It was as if I had immersed myself within a Jack Kerouac novel. Suddenly, without a word of warning, the quartet emerged on stage. An exhilarating and explosive start left the room roaring, as the revolving cast of twinned percussionists catalysed the crowd into dancing fruition; with their syncopated and scattershot rhythms building up the energy in the room.
Instantaneously the band created a wall of sound, as Shabaka Hutchings on sax, and Theon Cross on tuba locked into staccato-phrasings. Collectively blurring their musical outputs, the trumping tuba and airy saxophone both amalgamating into a squawking hot-blast of dizzy brass. At times harmonising, at others reinforcing, both musicians bounced off one another, in a call and response motif.
A couple in front began swing dancing, clearing the dancefloor around them. Looking up onto the stage, I could see the sweat dripping off Shabaka Hutchings, flowing down onto his sax and then the stage floor. Hutchings appeared only as a silhouetted saxophonist across the theatrical stage smoke, which had engulfed the front of the room. His coarse sax playing created space for his signature speedy hooks, which just added to the rawness of Sons’ performance.
On stage, the band became one body, with Hutchings acting as the brain or puppet master. Working in unison, the musician’s communal momentum took the music deeper and deeper into hypnotic awe. The core of the performance is centred on the jam and chemistry between the musicians, with every new track becoming the start of an embarking journey – yet with a looming uncertainty of an end or resolve.
The sound shrank and grew across the tracks, as the group flexed the dynamic muscles of their set. Sons created a strong sense of direction, despite being overwhelmed with improvisation, leaving the crowd to lose themselves in the double-drums, while the horns darted around the room violently, echoing the stage spotlights.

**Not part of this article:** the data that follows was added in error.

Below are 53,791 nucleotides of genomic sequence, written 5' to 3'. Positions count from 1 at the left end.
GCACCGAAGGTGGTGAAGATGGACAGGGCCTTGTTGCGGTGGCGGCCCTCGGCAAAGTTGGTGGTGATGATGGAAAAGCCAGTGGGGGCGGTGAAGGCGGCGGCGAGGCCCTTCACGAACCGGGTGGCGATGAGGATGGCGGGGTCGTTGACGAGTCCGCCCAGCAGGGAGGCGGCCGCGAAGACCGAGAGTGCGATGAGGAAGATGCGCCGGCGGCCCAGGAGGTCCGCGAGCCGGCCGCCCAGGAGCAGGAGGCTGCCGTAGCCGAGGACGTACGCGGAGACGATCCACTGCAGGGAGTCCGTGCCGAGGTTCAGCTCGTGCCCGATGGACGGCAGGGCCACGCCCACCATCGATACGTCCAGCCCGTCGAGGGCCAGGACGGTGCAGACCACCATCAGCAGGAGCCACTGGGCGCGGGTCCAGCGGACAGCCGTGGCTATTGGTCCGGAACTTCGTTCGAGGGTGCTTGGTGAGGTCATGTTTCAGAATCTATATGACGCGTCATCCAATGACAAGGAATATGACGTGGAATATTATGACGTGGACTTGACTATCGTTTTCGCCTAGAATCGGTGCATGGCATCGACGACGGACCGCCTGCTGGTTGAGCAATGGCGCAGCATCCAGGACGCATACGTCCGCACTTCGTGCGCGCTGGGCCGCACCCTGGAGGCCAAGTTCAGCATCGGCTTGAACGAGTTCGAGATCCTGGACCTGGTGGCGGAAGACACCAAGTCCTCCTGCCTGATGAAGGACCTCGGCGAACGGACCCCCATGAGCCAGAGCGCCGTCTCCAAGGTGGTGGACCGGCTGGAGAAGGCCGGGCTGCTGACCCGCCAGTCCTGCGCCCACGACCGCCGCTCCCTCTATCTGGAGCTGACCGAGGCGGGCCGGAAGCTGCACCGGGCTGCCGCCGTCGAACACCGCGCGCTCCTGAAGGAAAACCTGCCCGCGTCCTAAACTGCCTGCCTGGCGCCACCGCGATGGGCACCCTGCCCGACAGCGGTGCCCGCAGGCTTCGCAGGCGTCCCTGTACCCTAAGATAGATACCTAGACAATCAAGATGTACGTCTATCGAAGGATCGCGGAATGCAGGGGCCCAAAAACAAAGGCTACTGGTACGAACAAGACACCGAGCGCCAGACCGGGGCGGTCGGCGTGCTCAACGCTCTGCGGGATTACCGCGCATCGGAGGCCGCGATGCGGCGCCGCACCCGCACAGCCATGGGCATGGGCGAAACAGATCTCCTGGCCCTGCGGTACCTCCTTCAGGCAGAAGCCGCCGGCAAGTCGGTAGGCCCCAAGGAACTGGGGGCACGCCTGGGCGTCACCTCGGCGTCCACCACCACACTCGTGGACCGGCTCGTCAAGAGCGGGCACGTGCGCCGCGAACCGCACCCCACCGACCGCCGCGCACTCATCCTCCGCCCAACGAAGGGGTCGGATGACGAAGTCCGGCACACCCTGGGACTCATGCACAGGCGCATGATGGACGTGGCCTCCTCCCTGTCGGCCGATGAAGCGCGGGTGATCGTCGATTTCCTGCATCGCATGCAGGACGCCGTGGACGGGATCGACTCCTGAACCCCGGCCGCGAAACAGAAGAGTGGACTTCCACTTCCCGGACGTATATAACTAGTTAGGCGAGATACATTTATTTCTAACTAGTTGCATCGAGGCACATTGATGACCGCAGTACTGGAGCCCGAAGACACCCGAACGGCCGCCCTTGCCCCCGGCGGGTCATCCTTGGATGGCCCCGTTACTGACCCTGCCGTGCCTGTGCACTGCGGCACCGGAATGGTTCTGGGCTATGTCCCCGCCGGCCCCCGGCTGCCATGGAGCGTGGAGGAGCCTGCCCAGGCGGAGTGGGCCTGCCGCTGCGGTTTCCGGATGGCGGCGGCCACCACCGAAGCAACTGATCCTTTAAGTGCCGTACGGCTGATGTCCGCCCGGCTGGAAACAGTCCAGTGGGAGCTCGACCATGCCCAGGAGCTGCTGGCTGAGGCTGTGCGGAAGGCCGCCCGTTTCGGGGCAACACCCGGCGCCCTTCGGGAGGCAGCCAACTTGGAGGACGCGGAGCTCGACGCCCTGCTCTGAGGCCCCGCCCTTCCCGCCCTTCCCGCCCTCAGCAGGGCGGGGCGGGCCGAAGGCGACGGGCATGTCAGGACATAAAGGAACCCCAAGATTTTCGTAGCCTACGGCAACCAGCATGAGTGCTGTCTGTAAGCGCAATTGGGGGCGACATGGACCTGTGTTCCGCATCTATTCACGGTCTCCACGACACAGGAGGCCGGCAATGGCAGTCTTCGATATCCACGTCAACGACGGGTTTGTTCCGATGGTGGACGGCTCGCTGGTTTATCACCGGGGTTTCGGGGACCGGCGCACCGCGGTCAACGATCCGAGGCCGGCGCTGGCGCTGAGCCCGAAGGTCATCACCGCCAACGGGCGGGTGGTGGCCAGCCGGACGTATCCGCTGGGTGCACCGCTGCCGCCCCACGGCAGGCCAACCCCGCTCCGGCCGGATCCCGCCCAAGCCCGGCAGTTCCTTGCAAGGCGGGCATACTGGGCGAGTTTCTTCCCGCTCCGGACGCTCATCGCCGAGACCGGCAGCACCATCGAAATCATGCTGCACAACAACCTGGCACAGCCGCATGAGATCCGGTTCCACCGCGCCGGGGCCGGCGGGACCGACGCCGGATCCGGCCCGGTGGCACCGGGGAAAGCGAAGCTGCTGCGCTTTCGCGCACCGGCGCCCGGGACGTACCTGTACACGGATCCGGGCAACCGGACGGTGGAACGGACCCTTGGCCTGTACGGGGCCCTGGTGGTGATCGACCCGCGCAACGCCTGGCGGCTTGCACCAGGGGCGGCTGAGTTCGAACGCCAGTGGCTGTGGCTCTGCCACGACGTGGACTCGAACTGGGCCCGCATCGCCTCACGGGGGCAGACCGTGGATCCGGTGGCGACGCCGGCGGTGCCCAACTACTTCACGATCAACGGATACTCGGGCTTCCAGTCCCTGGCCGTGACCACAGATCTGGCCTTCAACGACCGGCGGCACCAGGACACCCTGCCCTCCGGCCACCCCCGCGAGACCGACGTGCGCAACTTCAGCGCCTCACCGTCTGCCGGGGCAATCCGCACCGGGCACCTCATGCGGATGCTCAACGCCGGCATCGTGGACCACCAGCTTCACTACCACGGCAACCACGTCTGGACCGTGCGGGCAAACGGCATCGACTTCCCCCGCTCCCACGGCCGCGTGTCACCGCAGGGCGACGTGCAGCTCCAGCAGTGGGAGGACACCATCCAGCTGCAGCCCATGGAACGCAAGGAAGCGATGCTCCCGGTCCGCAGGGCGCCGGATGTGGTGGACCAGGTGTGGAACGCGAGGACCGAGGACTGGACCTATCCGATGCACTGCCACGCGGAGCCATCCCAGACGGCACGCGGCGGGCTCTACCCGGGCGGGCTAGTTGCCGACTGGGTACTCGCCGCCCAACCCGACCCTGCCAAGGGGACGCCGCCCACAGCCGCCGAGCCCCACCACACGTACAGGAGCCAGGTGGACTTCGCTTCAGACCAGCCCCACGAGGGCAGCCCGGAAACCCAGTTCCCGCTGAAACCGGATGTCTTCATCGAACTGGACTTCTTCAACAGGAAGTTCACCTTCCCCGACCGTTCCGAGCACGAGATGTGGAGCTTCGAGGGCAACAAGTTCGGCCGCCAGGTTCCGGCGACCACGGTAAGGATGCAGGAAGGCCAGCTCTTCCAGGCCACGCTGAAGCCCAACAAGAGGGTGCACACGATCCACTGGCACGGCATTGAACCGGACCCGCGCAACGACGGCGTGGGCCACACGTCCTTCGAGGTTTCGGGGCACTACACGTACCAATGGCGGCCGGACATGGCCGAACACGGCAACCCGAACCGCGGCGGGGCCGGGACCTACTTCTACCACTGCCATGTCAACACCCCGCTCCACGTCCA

Sons of Kemet’s genre and style is a beautiful and diverse tapestry; incorporating afro-centric ideals with afro-futurism. The band’s poly-rhythm instrumentation, mixing mutated Caribbean and African vibes, with a psychedelic fusion of dancehall and dub reggae, creates a primordial context – giving the group’s sonic output a decades-old feel and heretical heritage.
With a sound laced with tradition, yet twisted with counterparty vision and a punk spirit, Sons create what can only be described as Gangster-brass, a woozy-tribal vibe, restless – yet trance-like. Delivering track after track of up-tempo stompers, Sons created an electrifying and remarkable output for only two drummers, a sax and tuba player.
The bouncy, heavy, deep, subterranean, smouldering, dirty tuba, created by Cross was just pure swag; a bass sound which is so deep, it is almost post-dub. In moments of mellowness, Hutchings’ performed a sax solo providing an exotic interval in-between the rhythmic ruckus.
One of Brighton’s finest new exports, Vels Trio, provided the support on the night. Warming up the crowd with their elegant meshing of contemporary UK jazz, synth-knocked electronica, and hip-hop feels. The prog jazz-triad performed material from their fantastic debut EP Yellow Ochre – a blend of trip-hop-inspired lounge and characterful groove. As well as revealing their latest release, ‘The Ward’, an almost jazz volte-face, that replaces the slender keys of Jack Stephen Oliver with cosmic psych-fuelled bass-wave, that gives a firmer nod towards the likes of Todd Terje than their jazz counterparts.
Returning from one of the shortest-lived encores, Hutchings took the mic for the first time that evening, leaving his saxophone on the ground. Addressing the attentive and wide-eyed crowd, he started to intellectually dissect the concept of history, touching and encompassing the values, ethos, and conceptual meanings within Your Queen is a Reptile – saluting women of colour, aggressively taking a shot the monarchy, while schooling the very white crowd on black history.
Spoken like a true postmodernist, Hutchings explained how history is always in a state of fluidity – an ever-expanding study of the past, that is made richer and more wholesome through a diverse tapestry of meta-narratives.
That is true for each and every track on Your Queen is a Reptile. It is a re-contextualisation of history through live sounds centuries old, as if the songwriting is crafted with the queen referenced in mind, attributing and encapsulating the personality and sonic representation of Ada Eastman, Harriet Tubman, Yaa Asantewaa and Doreen Lawrence.